|The NHIS update is intended to give a monthly overview of some key issues affecting the NHS. Full access to the National Health Intelligence Service allows these stories to be put into context, by providing background information and facilitating on-going investigation.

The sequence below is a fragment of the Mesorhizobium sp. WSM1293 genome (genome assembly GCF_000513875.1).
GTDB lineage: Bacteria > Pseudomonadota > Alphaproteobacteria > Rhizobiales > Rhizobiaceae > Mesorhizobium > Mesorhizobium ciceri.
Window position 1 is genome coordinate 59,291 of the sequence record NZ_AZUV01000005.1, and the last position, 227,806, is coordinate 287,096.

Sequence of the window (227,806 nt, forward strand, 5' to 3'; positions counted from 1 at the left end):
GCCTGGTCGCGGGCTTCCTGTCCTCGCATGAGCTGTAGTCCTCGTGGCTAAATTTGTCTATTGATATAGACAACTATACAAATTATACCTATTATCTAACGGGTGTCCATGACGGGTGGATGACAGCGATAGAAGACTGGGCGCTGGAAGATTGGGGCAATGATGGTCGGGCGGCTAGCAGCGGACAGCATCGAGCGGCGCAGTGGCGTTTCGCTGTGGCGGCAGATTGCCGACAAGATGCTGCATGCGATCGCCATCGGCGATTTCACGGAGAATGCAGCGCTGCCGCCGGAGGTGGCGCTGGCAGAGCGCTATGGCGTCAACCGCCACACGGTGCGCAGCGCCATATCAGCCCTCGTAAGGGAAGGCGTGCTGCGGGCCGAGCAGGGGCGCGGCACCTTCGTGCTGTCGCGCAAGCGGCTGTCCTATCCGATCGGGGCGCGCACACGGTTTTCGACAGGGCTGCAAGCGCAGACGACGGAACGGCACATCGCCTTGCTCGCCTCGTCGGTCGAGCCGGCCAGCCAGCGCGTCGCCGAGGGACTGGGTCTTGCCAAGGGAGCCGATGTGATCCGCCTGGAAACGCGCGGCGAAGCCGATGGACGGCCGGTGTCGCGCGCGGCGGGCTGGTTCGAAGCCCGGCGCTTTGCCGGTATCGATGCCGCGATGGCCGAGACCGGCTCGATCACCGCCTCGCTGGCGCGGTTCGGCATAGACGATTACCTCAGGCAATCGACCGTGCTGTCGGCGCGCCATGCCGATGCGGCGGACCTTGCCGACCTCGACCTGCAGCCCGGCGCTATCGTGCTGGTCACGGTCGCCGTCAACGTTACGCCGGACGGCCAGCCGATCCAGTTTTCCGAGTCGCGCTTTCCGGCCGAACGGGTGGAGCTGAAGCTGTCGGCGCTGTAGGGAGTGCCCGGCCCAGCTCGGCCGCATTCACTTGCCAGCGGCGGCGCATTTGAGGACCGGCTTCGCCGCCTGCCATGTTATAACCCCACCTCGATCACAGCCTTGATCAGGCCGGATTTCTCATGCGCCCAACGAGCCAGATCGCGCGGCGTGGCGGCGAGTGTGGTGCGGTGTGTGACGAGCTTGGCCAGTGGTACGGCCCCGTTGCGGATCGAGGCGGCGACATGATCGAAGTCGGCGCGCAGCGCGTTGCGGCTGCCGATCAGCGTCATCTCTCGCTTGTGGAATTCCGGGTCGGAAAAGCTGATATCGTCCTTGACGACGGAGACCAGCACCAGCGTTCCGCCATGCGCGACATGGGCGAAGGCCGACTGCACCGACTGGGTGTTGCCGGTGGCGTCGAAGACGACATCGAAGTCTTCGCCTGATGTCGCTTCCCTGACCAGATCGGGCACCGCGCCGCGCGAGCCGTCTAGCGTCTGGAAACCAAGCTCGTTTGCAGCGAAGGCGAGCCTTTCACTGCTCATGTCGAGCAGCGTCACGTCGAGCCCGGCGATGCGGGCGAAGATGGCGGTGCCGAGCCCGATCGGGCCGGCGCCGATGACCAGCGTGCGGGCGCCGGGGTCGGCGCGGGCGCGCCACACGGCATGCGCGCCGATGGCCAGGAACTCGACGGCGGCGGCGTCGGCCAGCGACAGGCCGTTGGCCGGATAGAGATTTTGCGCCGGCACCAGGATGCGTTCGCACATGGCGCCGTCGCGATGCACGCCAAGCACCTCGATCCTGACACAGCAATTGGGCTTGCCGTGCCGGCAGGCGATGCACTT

If New Labour had transformed the NHS it would probably sail through the coming election. But it hasn’t because, even for Tony, miracles take time. Last month, we quoted the statistic that some two-thirds of us now think that we personally are getting a good service from the NHS – but, irrationally, fewer than half of us think that applies nationally. Perhaps that is because NHS professionals working hard at the coalface provide the local view, while the politicians generate the national view. If that is so, the politicians are doing a lousy public relations job. As the modernised and competitive NHS develops, hospitals are likely to be forced to set up advertising departments to sell their wares. How else are they going to beat the competition? If the consumers don’t choose them, they’ll be out of business with no safety net. So will we see radio jingles and incentives? Alder Hey, Alder Hey, we ain’t got MRSA! Or Convalesce with a free holiday for two in the Bahamas after your Addenbrooke’s hip replacement. And so on. It conjures up what would be, to many, a distasteful and tacky way of organising healthcare. But what would happen if such a system were to deliver real benefits at patient level? Then the local/ national split in perception would be even more skewed. So it would appear that the NHS needs to get much better at selling the Brand. To do this it has to be clear and honest about what the Brand stands for and where it is going, so that the customers (and voters) can understand what is happening and why. The pharmaceutical industry has the same kind of problem. Ask anyone in the street what they think of pharmaceutical companies and the chances are there will be hints of evil, over-charging, over-selling, preventing the poor in developing nations from getting the medicines they need, and paying their executives obscene amounts of money. Ask someone who has just found relief, if not a cure, by using a product from one of these dreadful companies, and they are very, very grateful for the expertise and experience that allowed the product to be developed. In both cases – microscopic and personal good, macroscopic bad. In March, a King’s Fund Audit of NHS performance under New Labour said what must be obvious to most people: a lot has been achieved, but there was no guarantee that the reforms would deliver. Clearly we are in for a long haul. But if I were Mr. Reid, although Aneurin Bevan would turn in his grave, I would start spending an odd few quid on Brand Awareness.